The biography, however, is less focused on the chronological stages in Benjamin’s life than on "metaphysical upheavals"; his family setting plays less of a role than the intellectual worlds he moves in. It is fascinating how Jäger describes the cultural critic’s shifts between thing and commodity, and highly original the way he substantiates his "physiognomic" take on the philosopher using impressions from contemporaries – from Adorno to photographer Gisèle Freund and chiromancer Charlotte Wolff – without our having to agree with this physiognomic reading. Unlike previous biographers, Jäger mainly concentrates on the Benjamin intensely interested in the fringes of knowledge, in the merging of political, aesthetic and theological thought. In doing so he approaches his subject in a highly illuminating fashion without ever adopting a hagiographic tone.
By Jutta Person, 19.10.2017
Jutta Person, born 1971 in South Baden, studied German, Italian and Philosophy in Cologne and Italy and earned her doctorate with a dissertation on the History of Physiognomy in the 19th Century. The journalist and cultural scientist is based in Berlin and writes for the Süddeutsche Zeitung, Literaturen, Die Zeit and the Philosophie Magazin. From 2004 – 2007, she was an editor at Literaturen, since October 2011, she has been in charge of the books department at Philosophie Magazin. She was a member of the jury for the German Book Prize in 2012.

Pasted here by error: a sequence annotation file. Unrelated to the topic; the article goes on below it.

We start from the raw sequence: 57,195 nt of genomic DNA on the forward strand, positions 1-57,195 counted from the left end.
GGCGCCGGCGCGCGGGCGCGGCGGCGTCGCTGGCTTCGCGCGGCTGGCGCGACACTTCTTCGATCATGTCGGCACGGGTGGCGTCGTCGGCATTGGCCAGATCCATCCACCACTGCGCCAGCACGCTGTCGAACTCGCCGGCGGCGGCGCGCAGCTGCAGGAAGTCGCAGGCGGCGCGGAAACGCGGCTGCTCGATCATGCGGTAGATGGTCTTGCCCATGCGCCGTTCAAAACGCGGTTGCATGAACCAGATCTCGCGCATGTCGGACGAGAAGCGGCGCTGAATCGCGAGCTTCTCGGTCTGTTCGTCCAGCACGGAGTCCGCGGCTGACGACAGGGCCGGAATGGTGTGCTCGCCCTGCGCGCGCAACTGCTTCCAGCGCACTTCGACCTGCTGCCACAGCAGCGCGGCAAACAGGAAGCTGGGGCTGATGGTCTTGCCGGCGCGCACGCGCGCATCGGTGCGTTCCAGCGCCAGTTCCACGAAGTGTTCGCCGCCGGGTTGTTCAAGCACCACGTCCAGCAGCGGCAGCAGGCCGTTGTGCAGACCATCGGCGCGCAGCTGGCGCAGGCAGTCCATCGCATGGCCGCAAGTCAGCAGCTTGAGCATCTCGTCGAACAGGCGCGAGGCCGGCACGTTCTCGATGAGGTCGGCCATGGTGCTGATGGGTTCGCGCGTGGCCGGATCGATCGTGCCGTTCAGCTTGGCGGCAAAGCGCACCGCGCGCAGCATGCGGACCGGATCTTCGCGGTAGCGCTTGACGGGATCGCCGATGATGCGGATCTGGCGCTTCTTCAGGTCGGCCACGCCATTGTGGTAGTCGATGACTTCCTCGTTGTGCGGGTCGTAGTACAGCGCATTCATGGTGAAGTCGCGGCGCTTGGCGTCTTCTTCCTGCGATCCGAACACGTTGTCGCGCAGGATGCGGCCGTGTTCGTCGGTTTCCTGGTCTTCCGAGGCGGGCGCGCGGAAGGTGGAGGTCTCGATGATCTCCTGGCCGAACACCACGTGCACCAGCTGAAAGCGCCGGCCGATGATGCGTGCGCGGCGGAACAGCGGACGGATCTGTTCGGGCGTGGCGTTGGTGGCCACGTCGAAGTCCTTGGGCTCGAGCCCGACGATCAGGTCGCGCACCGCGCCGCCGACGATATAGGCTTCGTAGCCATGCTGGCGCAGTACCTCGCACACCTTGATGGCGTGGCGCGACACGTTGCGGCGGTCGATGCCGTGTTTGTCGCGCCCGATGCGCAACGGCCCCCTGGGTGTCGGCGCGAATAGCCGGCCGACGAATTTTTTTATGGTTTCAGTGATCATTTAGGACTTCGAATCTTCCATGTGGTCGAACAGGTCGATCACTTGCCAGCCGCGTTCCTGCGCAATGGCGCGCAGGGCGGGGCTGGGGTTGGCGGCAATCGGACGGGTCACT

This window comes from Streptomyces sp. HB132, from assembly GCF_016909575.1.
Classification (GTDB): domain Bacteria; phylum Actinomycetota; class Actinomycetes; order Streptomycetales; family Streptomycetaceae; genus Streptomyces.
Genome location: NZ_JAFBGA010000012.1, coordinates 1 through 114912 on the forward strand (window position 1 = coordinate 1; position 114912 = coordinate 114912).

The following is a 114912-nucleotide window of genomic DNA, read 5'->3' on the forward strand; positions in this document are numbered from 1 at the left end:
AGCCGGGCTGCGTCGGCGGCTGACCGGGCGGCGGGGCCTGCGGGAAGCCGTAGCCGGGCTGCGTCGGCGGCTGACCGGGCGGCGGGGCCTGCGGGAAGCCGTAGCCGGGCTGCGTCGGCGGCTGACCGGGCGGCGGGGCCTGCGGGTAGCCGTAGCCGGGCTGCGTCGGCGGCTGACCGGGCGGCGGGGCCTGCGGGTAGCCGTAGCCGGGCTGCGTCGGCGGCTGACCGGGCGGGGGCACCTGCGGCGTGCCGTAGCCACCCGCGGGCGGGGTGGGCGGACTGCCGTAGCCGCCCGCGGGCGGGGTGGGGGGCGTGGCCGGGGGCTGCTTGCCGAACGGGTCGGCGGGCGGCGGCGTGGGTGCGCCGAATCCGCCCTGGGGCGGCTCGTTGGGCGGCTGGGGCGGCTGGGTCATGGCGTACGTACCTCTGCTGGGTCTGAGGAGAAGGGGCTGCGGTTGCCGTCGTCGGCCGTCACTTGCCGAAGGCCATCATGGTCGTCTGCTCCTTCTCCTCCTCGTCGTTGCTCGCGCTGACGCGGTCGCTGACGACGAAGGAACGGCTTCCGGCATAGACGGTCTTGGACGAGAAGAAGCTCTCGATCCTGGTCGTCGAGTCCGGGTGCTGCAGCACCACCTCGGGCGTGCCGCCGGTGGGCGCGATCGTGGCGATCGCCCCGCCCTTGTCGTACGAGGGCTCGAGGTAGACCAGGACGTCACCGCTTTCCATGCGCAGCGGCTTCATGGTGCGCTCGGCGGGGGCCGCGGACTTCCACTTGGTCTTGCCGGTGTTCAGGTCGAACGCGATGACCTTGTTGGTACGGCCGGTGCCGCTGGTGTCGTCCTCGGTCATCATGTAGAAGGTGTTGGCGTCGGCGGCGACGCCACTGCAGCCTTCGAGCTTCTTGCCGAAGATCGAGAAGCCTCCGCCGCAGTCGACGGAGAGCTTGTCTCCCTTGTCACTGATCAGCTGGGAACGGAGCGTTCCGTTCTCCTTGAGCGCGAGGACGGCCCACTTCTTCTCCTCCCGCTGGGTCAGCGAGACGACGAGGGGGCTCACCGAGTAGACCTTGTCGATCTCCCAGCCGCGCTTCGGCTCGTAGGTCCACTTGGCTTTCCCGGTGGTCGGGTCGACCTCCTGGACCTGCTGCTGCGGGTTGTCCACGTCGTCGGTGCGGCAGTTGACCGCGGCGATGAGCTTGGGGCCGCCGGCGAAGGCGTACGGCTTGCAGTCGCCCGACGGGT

Walter Benjamin’s work – still unfinished when he committed suicide – is not easy to label, or assign to a particular philosophical school. And yet he is among the most influential thinkers of the 20th century, with intellectuals such as Adorno or Kracauer professing to be in awe of his genius. Lorenz Jäger’s remarkable and exhaustively researched book recounts the story of an exceptional life and details his childhood as son of a Jewish art dealer; his student years in Freiburg and Berlin where his stimulating friendship with Gershom Scholem began and examines his strained relationship with the thinkers of the Frankfurt School. Benjamin then travelled to Moscow, where he carefully edged closer to the communist movement. While in Paris, he debated with Hannah Arendt and worked on Passages, his planned magnum opus, which remained fragmentary. He fled France in 1940 to avoid being handed over to the Germans, reaching the Spanish town Portbou, where he took his own life. The circumstances surrounding his death are as mysterious as much of the rest of his life and writing.
Jäger’s masterful narrative brings the story of Walter Benjamin vividly to life, while simultaneously offering an absorbing survey of the first half of the last century, depicting Berlin’s well-off Jewish society, the intellectual circles of the Weimar Republic as well as the horrors of exile and persecution. This electrifying biography provides new perspectives on the life and work of one of Europe’s major thinkers.
This electrifying biography provides new perspectives on the life and work of one of Europe’s major thinkers.
(Text: Rowohlt Verlag)